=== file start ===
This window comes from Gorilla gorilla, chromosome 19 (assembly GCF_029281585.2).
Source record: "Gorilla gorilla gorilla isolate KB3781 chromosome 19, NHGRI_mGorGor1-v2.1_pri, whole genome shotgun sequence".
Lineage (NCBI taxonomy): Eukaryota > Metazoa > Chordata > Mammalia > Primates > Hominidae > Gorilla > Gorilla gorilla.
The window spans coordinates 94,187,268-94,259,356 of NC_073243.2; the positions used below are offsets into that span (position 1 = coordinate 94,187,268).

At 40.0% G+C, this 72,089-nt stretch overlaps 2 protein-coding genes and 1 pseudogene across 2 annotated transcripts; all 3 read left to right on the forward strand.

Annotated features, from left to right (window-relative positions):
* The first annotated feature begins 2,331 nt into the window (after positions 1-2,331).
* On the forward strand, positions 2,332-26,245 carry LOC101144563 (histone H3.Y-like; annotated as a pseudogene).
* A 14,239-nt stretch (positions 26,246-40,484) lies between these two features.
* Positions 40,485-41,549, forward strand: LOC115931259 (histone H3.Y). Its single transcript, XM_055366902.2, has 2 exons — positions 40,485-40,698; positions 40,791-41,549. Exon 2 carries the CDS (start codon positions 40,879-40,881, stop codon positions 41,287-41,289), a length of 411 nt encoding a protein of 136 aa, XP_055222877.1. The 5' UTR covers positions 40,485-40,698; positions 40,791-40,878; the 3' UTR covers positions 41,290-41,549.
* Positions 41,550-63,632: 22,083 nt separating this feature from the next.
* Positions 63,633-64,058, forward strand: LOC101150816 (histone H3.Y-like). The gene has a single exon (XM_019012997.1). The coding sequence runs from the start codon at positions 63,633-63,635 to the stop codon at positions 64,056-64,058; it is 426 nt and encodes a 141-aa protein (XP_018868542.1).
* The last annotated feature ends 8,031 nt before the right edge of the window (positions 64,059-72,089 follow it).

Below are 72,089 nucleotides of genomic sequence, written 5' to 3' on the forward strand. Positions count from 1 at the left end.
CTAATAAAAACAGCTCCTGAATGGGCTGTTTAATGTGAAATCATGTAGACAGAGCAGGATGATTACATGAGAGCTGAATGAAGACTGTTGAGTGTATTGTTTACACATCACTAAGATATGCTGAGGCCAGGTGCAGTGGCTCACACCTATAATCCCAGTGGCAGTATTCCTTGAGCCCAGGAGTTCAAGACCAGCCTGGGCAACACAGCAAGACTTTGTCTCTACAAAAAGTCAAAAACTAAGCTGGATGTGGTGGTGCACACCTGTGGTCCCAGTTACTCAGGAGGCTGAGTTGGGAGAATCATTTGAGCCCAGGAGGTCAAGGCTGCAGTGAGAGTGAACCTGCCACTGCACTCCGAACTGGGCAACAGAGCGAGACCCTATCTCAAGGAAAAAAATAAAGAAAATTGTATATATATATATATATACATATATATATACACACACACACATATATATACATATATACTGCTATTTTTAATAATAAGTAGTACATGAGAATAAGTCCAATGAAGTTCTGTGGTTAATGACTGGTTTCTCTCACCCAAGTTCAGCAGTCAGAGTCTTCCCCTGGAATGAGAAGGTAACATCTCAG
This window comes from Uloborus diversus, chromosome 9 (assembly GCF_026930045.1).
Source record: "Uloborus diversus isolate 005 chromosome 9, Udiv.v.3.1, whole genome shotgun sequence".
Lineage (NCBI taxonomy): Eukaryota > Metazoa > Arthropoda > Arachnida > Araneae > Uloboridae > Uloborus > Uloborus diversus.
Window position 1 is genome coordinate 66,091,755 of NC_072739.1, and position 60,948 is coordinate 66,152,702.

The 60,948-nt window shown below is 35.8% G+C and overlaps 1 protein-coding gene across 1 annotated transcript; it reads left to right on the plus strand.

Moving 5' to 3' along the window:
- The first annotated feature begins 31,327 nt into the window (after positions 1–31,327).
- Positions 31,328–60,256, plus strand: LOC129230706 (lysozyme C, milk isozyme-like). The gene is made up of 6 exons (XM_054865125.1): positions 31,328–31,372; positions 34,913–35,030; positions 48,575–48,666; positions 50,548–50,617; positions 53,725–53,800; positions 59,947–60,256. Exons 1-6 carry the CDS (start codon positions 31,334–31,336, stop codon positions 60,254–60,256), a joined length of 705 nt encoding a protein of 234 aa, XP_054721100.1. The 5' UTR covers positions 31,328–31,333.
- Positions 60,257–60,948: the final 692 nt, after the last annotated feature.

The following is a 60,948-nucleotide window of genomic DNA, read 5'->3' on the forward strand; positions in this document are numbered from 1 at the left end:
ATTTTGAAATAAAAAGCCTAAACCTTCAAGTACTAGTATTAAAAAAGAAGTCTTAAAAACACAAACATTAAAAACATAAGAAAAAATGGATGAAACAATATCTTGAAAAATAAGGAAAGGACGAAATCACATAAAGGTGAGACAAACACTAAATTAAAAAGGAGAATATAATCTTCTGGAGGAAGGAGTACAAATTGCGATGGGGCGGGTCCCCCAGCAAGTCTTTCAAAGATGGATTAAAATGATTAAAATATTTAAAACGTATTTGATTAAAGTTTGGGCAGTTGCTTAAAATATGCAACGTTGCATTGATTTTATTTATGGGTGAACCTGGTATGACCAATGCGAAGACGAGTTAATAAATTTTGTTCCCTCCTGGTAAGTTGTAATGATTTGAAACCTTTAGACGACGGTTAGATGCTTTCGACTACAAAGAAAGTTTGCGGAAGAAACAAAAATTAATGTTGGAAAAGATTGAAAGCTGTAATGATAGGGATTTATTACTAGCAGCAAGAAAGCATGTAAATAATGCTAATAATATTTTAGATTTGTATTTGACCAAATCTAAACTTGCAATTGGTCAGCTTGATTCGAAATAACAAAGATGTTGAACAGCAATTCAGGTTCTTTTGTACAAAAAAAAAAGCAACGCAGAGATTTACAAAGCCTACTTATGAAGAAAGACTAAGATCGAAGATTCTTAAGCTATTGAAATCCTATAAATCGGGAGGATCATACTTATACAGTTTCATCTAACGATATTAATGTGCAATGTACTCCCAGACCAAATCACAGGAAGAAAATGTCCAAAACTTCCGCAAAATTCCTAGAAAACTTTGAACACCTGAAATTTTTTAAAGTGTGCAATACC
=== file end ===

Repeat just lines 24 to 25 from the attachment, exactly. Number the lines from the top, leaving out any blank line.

- Positions 60,257–60,948: the final 692 nt, after the last annotated feature.

The following is a 60,948-nucleotide window of genomic DNA, read 5'->3' on the forward strand; positions in this document are numbered from 1 at the left end: